Juan Fernando Quintero | Column by Javier Castell Lopez

Juan Fernando Quintero |  Column by Javier Castell Lopez

I am nothing more than a beggar of good football. I go around the world, hat in hand, and in the stadiums I beg: a nice game, for the love of God”. For example, the Uruguayan writer Eduardo Galeano prayed in his football book ‘Football in Sunshine and Shadow’. And it is perhaps the request of all lovers of good football.

If Galeano lived and lived in Barranquilla, I have no doubt he would have wanted ‘Juanfer’ Quintero to wear the Junior jersey. The well-trained and fine-grained left-handed midfielder from Antioquia specializes in cheering up those beggars. His greatest virtue is handling canvas and brush and drawing aesthetic and effective passes, dribbles and shots. Quintero stands for stylized football, the one who falls in love with his class. His vision and perfect shot guarantee that the ball almost always goes to the best place and to the right teammate to bring harmony and danger to his team’s attacking quest. But despite that creative talent, Quintero has been a footballer who has failed to establish himself as a regular starter in the clubs where he has played. He has the inri that he is a 30 minute player.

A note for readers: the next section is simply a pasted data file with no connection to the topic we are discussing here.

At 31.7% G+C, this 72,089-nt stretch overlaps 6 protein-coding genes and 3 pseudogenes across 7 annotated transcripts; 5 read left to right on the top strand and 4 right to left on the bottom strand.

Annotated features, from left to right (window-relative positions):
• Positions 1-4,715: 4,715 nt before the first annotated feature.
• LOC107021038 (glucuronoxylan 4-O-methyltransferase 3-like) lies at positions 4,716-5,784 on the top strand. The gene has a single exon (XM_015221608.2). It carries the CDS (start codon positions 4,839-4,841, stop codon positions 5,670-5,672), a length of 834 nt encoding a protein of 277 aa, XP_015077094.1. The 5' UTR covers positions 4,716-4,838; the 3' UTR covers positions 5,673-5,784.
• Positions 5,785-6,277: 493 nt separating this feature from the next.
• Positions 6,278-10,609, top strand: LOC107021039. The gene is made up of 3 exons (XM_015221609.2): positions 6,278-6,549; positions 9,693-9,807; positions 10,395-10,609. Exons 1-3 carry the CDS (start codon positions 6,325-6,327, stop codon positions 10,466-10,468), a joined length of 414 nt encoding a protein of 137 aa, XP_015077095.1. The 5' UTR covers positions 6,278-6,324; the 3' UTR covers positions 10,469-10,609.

Junior, but especially Alex Char, one of the team’s owners, had a desire to hire him for this season. A commitment that was accompanied by the necessary dose of propaganda and media. The interest in such a highly rated player for a “very bad football”, as Fuad Char’s own words put it, was surprising.

Undoubtedly a very bold intention, which aroused exciting anticipation, but his early and unfinished exhibition increased the disappointment of the fans, the days when his arrival did not seem to come true. Until yesterday, Friday, his recruitment was fixed. It’s definitely betting on his talent versus his inconstancy. It is a disproportionate investment in favor of quality versus lack of continuity. It is the dichotomy between the confidence generated by his class and the distrust generated by his diminished physical reserve. A player in excellent condition, but prone to injury and who, due to his record, does not guarantee 20 games played in 90 minutes.

Like Eduardo Galeano, I also want to see footballers who give away nice little moves, like Quintero, but I also understand the obligations of professional football, the need for teams to have good performances from their players in most matches. Especially if that player is going to be the biggest contract in Colombian football in its history. The fans, his new teammates, the coaching staff and the managers are waiting not only for his brushstrokes, but for his complete work.

Source: El heraldo

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